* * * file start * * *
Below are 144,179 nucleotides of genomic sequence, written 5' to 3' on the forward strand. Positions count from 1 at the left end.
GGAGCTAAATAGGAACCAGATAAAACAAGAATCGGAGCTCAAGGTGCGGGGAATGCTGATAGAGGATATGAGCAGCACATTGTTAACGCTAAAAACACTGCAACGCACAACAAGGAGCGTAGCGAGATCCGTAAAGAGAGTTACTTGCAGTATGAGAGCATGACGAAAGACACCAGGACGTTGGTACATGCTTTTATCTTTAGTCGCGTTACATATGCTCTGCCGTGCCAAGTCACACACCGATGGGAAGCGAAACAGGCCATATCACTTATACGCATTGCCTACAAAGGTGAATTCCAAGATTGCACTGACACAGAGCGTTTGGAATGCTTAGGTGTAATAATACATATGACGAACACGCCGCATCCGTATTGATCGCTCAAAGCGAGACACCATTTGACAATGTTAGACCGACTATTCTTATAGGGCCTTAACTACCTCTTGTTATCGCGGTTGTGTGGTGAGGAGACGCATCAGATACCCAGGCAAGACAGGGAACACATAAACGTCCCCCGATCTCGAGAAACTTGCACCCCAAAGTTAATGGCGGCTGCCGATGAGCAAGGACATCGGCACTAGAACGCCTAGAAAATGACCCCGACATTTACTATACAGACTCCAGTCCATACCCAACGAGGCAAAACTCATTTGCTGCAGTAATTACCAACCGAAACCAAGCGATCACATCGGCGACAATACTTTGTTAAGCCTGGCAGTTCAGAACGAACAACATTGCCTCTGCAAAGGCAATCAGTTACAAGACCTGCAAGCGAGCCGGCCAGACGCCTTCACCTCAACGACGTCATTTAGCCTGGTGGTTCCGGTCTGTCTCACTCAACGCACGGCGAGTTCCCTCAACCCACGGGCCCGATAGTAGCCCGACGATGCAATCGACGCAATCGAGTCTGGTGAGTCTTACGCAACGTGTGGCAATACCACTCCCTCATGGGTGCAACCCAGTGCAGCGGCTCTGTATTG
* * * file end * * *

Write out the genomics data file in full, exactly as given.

Below are 144,179 nucleotides of genomic sequence, written 5' to 3' on the forward strand. Positions count from 1 at the left end.
GGAGCTAAATAGGAACCAGATAAAACAAGAATCGGAGCTCAAGGTGCGGGGAATGCTGATAGAGGATATGAGCAGCACATTGTTAACGCTAAAAACACTGCAACGCACAACAAGGAGCGTAGCGAGATCCGTAAAGAGAGTTACTTGCAGTATGAGAGCATGACGAAAGACACCAGGACGTTGGTACATGCTTTTATCTTTAGTCGCGTTACATATGCTCTGCCGTGCCAAGTCACACACCGATGGGAAGCGAAACAGGCCATATCACTTATACGCATTGCCTACAAAGGTGAATTCCAAGATTGCACTGACACAGAGCGTTTGGAATGCTTAGGTGTAATAATACATATGACGAACACGCCGCATCCGTATTGATCGCTCAAAGCGAGACACCATTTGACAATGTTAGACCGACTATTCTTATAGGGCCTTAACTACCTCTTGTTATCGCGGTTGTGTGGTGAGGAGACGCATCAGATACCCAGGCAAGACAGGGAACACATAAACGTCCCCCGATCTCGAGAAACTTGCACCCCAAAGTTAATGGCGGCTGCCGATGAGCAAGGACATCGGCACTAGAACGCCTAGAAAATGACCCCGACATTTACTATACAGACTCCAGTCCATACCCAACGAGGCAAAACTCATTTGCTGCAGTAATTACCAACCGAAACCAAGCGATCACATCGGCGACAATACTTTGTTAAGCCTGGCAGTTCAGAACGAACAACATTGCCTCTGCAAAGGCAATCAGTTACAAGACCTGCAAGCGAGCCGGCCAGACGCCTTCACCTCAACGACGTCATTTAGCCTGGTGGTTCCGGTCTGTCTCACTCAACGCACGGCGAGTTCCCTCAACCCACGGGCCCGATAGTAGCCCGACGATGCAATCGACGCAATCGAGTCTGGTGAGTCTTACGCAACGTGTGGCAATACCACTCCCTCATGGGTGCAACCCAGTGCAGCGGCTCTGTATTG